Seven of My Favorite Songs for Writing

Not every writer wants to or can listen to music while they write. I know there are some days where any form of sound, music or otherwise, will distract me or throw off the natural rhythm of my typing. However, there are times where I really do need music to help me set the scene in my head. For those times, I have a ready list of go-to tunes that help me reach my emotional center. Here are my seven favorite songs to listen to while I write.

SECOND MOVEMENT, VIOLIN CONCERTO, PHILLIP GLASS

This is an amazing piece of music. Truly, I don’t think there is anything that quiet stirs my soul like this does. When I’m writing a scene where tension building is key, I turn to this. It’s fast, it’s passionate, and it doesn’t run away when the tension ends. It lingers, letting you settle a bit and sort out a resolution.

LUX AETERNA, REQUIEM FOR A DREAM (SOUNDTRACK FROM THE MOTION PICTURE), CLINT MANSELL

While I have not seen Requiem for A Dream, I do own the soundtrack, which is fantastic. I will say this, though: use with caution. Lux Aeterna is a dark, slightly disturbed composition. The pounding base beat and subtle dissonance of the strings gives me the heebie jeebies every time. If I’m writing a scene with a horrifying revelation or deep character pain, I’ll turn to Mr. Mansell. All other times I actively avoid this piece as it can turn a good mood into deep melancholy. Maybe I’m just weird, though.

ADAGIO FOR STRINGS, OP. 11, SAMUEL BARBER

Slow, melancholic, and deeply intimate, Adagio for Strings is, in my opinion, Samuel Barber’s greatest triumph. As with Phillip Glass’s Second Movement, Adagio builds tension, but in a far subtler way. For me, it’s a great way to prepare myself for an emotional character (AKA angst) scene. Although I tend to dislike writing romance (a topic that deserves it’s own blog post), Adagio is a very good romantic scene setter.

PROMONTORY, THE LAST OF THE MOHICANS (ORIGINAL MOTION PICTURE SCORE), RANDY EDELMAN AND TREVOR JONES

For you movie soundtrack fans, this one’s probably not a surprise. The Last of the Mohicans score was nominated for both a Golden Globe and BAFTA, and rightfully so. It’s plain gorgeous, and its main theme, Promontory, is breathtaking and energetic. Promontory melds folk-inspired strings with strong brass and an epic, swelling romantic melody.  For me, this score is pure fantasy. It provides a world setting while letting me fill in the details.

REACHING, CHRONICLES, AUDIOMACHINE

Audiomachine’s Reaching is pure triumph. It’s the song you play when the big bad is dead/defeated and your main characters are realizing the day is saved and the world will see another sunrise. The electronic sounds are subtle and nuanced and the strings meld nicely with the background chorus to produce a lovely melody.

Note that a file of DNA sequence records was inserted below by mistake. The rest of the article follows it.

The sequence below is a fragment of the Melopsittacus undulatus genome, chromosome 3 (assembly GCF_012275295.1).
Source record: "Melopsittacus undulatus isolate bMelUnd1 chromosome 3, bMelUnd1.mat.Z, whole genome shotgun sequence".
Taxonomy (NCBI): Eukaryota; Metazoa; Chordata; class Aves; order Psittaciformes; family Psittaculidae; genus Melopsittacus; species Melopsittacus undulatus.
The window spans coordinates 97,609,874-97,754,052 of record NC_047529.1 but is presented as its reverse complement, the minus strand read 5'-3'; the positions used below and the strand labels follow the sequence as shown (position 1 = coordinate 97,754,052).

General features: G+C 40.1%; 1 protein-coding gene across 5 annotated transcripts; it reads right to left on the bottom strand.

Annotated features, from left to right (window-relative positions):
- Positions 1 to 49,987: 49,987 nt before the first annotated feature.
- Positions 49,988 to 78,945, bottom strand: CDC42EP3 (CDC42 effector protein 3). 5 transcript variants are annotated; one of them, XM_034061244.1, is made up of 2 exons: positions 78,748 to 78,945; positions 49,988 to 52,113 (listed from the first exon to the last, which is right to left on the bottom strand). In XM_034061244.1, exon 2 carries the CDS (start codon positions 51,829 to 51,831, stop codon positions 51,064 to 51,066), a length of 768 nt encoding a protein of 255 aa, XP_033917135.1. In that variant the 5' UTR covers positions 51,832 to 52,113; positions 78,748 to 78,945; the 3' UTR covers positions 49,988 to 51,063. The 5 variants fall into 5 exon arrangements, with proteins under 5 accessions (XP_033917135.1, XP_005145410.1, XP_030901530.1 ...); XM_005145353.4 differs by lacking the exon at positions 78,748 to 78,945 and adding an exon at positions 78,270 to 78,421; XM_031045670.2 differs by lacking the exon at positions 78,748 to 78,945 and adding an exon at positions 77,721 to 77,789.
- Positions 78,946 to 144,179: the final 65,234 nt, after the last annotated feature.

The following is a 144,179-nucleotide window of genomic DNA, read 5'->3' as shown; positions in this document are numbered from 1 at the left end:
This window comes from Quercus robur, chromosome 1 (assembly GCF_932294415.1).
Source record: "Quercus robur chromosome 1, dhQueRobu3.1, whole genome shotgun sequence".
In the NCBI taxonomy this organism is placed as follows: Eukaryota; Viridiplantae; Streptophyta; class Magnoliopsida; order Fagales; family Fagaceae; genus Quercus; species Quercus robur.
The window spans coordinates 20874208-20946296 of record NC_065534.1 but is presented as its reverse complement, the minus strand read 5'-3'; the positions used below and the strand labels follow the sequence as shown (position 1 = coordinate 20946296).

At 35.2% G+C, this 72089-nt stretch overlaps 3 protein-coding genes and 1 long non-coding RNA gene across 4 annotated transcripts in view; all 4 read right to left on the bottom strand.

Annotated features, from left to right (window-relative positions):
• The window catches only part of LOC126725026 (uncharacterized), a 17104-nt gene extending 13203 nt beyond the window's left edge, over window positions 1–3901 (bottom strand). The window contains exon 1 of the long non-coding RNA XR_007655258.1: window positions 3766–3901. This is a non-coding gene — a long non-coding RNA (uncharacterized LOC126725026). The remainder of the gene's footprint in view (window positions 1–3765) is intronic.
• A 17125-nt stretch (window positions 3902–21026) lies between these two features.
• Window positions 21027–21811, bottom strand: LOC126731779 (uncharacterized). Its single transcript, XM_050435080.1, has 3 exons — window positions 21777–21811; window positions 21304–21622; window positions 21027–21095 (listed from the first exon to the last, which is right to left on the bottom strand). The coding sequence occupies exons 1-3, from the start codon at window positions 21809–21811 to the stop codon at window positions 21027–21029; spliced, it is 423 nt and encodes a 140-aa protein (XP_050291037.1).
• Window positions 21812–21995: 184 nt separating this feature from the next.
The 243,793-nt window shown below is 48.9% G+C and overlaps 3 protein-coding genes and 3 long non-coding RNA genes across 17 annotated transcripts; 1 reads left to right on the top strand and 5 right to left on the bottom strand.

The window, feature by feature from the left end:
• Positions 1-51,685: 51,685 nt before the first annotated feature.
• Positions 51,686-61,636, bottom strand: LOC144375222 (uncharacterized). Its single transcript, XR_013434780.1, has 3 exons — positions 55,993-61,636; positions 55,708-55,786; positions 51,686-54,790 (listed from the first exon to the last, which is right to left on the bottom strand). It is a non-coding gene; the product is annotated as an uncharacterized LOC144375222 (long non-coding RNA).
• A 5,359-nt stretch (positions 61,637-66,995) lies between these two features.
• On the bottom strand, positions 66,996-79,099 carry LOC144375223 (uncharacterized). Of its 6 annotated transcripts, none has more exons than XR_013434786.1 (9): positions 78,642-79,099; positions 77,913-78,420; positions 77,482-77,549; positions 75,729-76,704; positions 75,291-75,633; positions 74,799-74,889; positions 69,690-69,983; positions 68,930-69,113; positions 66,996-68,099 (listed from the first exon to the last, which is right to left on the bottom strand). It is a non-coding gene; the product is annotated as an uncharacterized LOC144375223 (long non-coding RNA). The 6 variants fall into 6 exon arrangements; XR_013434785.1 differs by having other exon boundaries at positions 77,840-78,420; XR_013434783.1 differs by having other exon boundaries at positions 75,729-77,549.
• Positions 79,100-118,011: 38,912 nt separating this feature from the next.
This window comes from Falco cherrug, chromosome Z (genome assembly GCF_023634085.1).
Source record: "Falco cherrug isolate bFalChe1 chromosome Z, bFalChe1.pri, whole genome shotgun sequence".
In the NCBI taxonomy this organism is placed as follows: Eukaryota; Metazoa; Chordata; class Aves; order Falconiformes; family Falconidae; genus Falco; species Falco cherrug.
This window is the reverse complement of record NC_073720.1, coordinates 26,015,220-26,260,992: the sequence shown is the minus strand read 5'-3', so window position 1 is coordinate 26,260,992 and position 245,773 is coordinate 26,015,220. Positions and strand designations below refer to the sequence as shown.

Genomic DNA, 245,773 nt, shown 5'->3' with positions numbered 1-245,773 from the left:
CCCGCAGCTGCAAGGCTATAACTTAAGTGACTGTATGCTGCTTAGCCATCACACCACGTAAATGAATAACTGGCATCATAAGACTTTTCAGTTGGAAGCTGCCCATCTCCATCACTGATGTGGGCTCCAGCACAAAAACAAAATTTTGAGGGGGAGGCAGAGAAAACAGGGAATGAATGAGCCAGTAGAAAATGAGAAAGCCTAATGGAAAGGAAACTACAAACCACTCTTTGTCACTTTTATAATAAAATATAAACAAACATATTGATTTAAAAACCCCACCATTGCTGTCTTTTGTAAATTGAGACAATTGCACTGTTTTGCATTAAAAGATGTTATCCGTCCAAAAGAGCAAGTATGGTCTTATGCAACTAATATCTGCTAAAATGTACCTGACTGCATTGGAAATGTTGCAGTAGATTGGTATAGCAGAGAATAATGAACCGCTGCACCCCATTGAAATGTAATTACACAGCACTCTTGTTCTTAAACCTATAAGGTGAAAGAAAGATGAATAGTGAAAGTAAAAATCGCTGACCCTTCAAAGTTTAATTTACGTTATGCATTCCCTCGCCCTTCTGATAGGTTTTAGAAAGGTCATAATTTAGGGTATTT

BATTLE OF THE KINGS, CHRONICLES, AUDIOMACHINE

Sometimes you just need a song to inspire you to write fantasy or science fiction. Here you go. You’re welcome. This is a bit more synthetic than I usually go for, but it works really well with the natural instruments. Also, this song features choir vocals, which I also usually stay away from. For some reason I find vocal parts distracting in music. But they work nicely here. 

CANTUS EN MEMORIUM ET BENJAMIN BRITTEN, ARVO PART

If you’re required to write your scene with a broken heart, this will help. I saw a ballet set to this piece and I nearly cried. The dancers were okay, but hearing it live  was almost too much. It’s hauntingly beautiful and sticks with you hours after you listen to it.

 

Do you listen to music while you write? If so, do you have any favorite songs or artists? I’m always looking for something new to listen to.

 

 

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5 Comments

Filed under Inspiration, Music, Writing

5 responses to “Seven of My Favorite Songs for Writing

  1. Ann B.

    I do marvel at people that can listen to music and write at the same time, and feel a little envious: I think it would be cool to be able to tap into the emotional waves of the music and channel that into my writing. But I just can’t do it… it’s so distracting to me! Even purely instrumental music. The only thing I can productively do while listening to music is draw.

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  2. I always listen to music when I write, and it varies from Lady Gaga to Florence + The Machine to U2. I probably have way too much music. Sometimes a song can influence my writing, more often, I just need sound to work.

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